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strong purpose

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What is Strong Purpose?

Having strong purpose gives you the direction, drive and motivation to achieve what you want from your life. This might include your short and long-term goals, or creating your lived story in a way that people will remember good ways for years to come. Some Aboriginal and Torres Strait Islander peoples might refer to this as following your dreams or your dreaming. 

A strong purpose will help you feel like there’s meaning in your life and in the challenges you may face. Your purpose may change from time-to-time and that is OK . When it does, think of what you have learnt on your journey so far and how you may be able to use this on your new path. We are collective peoples and we naturally feel good when we feel like we are adding positively to the lives of others. Think about how your purpose and goals might bring value to your family, your community, your spirit, your identity, your country or to mother earth.

Chasing a Strong Purpose

You choose what your purpose is. You might have a sense of purpose that has been passed to you through your ancestral kinship connection and totem relationships or spiritual or religious influences and that’s great. But if you aren’t aware of any of these that is OK too. You can determine your own purpose from scratch.

How to set a strong purpose

You are going to have to figure out how you want to fulfill your strong purpose. It can be a strong purpose with culture, school, work or relationships. 

Setting goals is a great way to start building a sense of purpose. By setting, striving for and achieving goals, you are dreaming your future each and every day. This will help keep your spirit and mind strong and help your overall wellbeing. How deadly is that! 

What can impact on your Strong Purpose

Achieving your purpose requires commitment, energy and attention. Think of it like a car, it only gets to a destination when it’s driven there. Achieving your purpose and achieving your goals is similar - you need to drive it.  For example, sitting on the couch all day, taking drugs, running amuck and spending too much time on social media will all make achieving your strong purpose more difficult. You may still get there but the journey will be more difficult than it had to be.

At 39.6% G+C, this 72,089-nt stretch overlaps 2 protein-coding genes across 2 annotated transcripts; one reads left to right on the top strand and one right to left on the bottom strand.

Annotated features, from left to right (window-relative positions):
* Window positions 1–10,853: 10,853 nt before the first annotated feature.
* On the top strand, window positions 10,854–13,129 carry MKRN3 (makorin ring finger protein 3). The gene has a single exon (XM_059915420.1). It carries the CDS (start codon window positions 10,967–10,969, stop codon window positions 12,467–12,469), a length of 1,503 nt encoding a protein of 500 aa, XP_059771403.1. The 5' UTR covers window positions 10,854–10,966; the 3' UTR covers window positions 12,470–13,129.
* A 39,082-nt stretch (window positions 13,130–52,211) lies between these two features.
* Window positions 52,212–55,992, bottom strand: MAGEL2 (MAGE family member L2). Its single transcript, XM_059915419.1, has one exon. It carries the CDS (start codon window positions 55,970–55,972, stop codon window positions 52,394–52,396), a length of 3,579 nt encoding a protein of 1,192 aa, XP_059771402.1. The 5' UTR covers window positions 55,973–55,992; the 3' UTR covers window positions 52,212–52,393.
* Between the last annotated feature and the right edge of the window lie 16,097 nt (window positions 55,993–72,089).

Whenever something doesn’t work the way you thought it would, take a moment to reflect on it and learn. Then keep on pushing forward with that new knowledge – there’s no need to fear failure with that mindset!

If you feel you need more help in finding your Strong Purpose, try speaking with someone who can help you map it out. This might be a careers counsellor at school or an employee assistance provider at work. If it’s your cultural purpose, community Elders are always up for a cup of tea and a good yarn. Mentors like youth workers or a coach are great for supporting you in finding purpose and achieving goals. You can always also contact a headspace centre or eheadspace to have a yarn and get some great advice.

Image reference

 

This resource has been developed in partnership with the headspace Aboriginal and Torres Strait Islander Youth Reference Group (Womenjeka Reference Group), Marumali Consultations, the headspace National Aboriginal and Torres Strait Islander Advisory Group and headspace National.

The headspace Clinical Reference Group oversee and approve clinical resources made available on this website.

Last reviewed 1 July 2021.

 

Wellbeing wheel reference:

Gee, G., Dudgeon, P., Schultz, C., Hart, A, & Kerrie, K. (2014).Aboriginal and Torres Strait Islander Social and Emotional Wellbeing. In P. Dudgeon., H. Milroy, & R. Walker (Eds.), Working together: Aboriginal and Torres Strait Islander mental health and wellbeing principles and practice (2nd Ed.) (pp. 55-68). Canberra: Commonwealth of Australia.

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